Address to a Basking Shark – Happy Burns Day!
Jan 24 2020
What is Burns Day?
Scotland’s National Bard, Rabbie Burns is celebrated on his birthday, the 25th of January each year. It has been celebrated since 1801, five years after his death.
Who is Rabbie Burns?
Robert Burns (Rabbie) was born on the 25th of January 1759 in Ayr, Scotland and was a poet, now regarded as Scotland’s National Poet. Some of his most famous work is Auld Lang Syne (often sung on New Year’s Eve around the world), A Red, Red Rose and Tam o’ Shanter – a terrific story about a farmer who gets drunk every night, much to his wife’s disgust, who sees a coven of witches and warlocks dancing and is chased by them on his horse Meg. The witches catch Meg by the tail and pull it off, just as Tam escapes!
How do you celebrate Burn’s Night?
Usually with a Burn’s supper consisting of Haggis, neeps (turnips) & tatties (potatoes) yum! We always add a whisky cream sauce too!
It can be a grand affair with full Highland dress, reciting of Burns’ poetry and Highland dancing or a more casual, understated family affair at home with food, friends, whisky & Irn Bru. There is a set of traditions followed at a proper Burns’ Supper:
Piping in the guests
The guests are welcomed in by a bagpiper.
A welcome from the host
The host will give a short speech, welcoming the guests
Reciting Selkirk Grace
Some hae meat an canna eat,
And some wad eat that want it;
But we hae meat, and we can eat,
And sae the Lord be thankit.
Piping in the Haggis
All the guests stand up as the cooked haggis is brought in on a platter by the chef, led by the bagpiper. It is then placed in front of the host on the table.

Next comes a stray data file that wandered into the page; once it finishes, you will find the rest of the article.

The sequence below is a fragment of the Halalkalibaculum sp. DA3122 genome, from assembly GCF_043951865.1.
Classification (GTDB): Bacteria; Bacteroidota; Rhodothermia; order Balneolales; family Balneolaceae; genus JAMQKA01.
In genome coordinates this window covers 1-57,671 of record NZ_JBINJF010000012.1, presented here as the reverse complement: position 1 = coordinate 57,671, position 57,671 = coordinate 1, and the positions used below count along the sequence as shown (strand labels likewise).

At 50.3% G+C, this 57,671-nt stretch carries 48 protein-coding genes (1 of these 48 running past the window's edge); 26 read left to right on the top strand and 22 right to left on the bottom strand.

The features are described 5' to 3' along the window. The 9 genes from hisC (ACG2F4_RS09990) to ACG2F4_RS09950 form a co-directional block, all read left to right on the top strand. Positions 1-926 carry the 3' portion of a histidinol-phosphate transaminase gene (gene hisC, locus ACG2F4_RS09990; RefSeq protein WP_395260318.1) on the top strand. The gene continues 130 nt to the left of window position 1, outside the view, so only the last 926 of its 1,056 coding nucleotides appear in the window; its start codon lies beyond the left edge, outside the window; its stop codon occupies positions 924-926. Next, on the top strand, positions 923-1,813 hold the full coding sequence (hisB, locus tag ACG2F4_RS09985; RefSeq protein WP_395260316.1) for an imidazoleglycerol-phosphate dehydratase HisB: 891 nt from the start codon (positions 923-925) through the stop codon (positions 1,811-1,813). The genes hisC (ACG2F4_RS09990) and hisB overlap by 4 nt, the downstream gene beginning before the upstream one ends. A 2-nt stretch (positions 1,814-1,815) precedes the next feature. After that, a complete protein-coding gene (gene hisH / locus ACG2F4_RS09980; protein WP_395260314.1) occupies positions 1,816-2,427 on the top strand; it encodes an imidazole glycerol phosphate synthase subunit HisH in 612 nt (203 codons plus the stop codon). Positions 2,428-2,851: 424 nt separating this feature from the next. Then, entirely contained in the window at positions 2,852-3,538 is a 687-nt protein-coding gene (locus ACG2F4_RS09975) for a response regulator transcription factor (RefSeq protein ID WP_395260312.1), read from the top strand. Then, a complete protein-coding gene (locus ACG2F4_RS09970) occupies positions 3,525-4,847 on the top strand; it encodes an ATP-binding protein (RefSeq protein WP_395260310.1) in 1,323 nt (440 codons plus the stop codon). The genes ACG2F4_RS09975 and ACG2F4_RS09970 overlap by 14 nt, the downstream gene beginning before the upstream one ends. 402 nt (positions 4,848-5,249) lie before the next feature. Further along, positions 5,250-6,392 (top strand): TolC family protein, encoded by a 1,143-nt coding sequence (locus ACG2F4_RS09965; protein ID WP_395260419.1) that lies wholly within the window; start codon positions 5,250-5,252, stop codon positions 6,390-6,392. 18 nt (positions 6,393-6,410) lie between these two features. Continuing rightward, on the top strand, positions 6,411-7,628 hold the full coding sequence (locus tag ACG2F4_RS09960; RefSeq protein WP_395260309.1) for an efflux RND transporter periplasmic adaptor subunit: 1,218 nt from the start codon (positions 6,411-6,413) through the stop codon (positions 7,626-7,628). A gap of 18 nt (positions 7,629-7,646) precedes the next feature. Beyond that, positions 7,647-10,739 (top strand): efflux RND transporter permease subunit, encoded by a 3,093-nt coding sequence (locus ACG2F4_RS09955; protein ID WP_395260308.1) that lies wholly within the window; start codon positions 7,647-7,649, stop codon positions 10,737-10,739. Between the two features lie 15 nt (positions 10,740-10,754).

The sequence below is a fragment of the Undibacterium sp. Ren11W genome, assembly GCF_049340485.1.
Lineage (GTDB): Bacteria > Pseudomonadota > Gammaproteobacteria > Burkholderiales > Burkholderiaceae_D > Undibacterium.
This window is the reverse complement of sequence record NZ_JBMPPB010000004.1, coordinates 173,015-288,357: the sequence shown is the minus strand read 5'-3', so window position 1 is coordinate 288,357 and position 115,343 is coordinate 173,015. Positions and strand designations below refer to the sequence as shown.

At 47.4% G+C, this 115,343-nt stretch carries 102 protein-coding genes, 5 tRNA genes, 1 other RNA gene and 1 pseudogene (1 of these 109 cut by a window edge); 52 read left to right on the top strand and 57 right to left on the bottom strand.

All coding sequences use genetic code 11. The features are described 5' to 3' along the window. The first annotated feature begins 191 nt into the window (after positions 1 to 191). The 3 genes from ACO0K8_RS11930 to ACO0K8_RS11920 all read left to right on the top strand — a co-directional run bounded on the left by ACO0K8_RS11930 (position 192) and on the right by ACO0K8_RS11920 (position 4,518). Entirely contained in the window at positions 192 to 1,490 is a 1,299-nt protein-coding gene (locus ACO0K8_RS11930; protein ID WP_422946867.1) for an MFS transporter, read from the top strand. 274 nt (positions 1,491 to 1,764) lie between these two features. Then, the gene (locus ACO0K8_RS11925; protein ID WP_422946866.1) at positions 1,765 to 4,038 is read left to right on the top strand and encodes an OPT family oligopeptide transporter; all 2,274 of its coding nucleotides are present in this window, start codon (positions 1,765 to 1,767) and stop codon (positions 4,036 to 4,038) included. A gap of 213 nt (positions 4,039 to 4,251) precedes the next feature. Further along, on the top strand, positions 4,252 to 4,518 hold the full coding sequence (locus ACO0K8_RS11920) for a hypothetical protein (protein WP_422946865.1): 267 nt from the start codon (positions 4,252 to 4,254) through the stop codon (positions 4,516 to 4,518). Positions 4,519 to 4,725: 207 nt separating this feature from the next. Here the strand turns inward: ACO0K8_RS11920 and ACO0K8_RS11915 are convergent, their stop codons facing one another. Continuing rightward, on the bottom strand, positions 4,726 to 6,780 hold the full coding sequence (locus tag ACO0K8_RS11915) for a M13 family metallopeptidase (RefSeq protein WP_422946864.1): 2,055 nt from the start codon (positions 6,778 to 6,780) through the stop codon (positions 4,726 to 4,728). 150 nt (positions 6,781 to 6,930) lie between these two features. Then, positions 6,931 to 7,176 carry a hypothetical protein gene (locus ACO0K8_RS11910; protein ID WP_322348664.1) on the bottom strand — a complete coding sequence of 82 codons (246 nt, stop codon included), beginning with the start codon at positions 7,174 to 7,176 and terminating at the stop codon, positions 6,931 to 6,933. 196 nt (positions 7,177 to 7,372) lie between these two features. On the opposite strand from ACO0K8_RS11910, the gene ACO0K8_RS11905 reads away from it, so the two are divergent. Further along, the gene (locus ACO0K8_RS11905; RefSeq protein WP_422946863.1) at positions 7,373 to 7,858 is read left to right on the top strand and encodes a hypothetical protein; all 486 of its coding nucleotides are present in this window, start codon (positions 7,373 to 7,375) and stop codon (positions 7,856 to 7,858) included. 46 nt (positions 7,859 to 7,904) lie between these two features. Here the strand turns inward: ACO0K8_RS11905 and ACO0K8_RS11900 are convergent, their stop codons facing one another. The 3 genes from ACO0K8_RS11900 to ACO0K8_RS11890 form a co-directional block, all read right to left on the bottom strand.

Address Tae A Haggis
Burns’ famous poem is recited by the host. The host will plunge a knife into the haggis to cut it open from end to end as he says the line “An’ cut you up wi’ ready slicht” which means “ and cut you up with practiced skill”. The host then proposes a toast to the haggis with Scottish Single Malt Whisky and the meal is served.
Address to the Lassies
A male guest will give thanks to the lassies (ladies) for their help in preparing the event. Over the years, people have become more creative and this speech is typically really funny and tongue-in-cheek in nature.
Reply to the Laddies
Then the girls have the right to reply and get the last word! A female guest will give a humorous speech in return, giving her opinion on the laddies (men).
Poetry by Burns
A selection of Burns’ work is recited by various guests.
Auld Lang Syne
The song, famous around the world is sung by the guests at the close of the ceremony.
We’ve mixed things up a bit here at Basking Shark Scotland! On Burns’ Night, we also like to celebrate our favourite big fish – the mighty Cearban! It’s written by Luke Saddler, our Head Guide for many years, in traditional Scots – see if you can figure out what it means!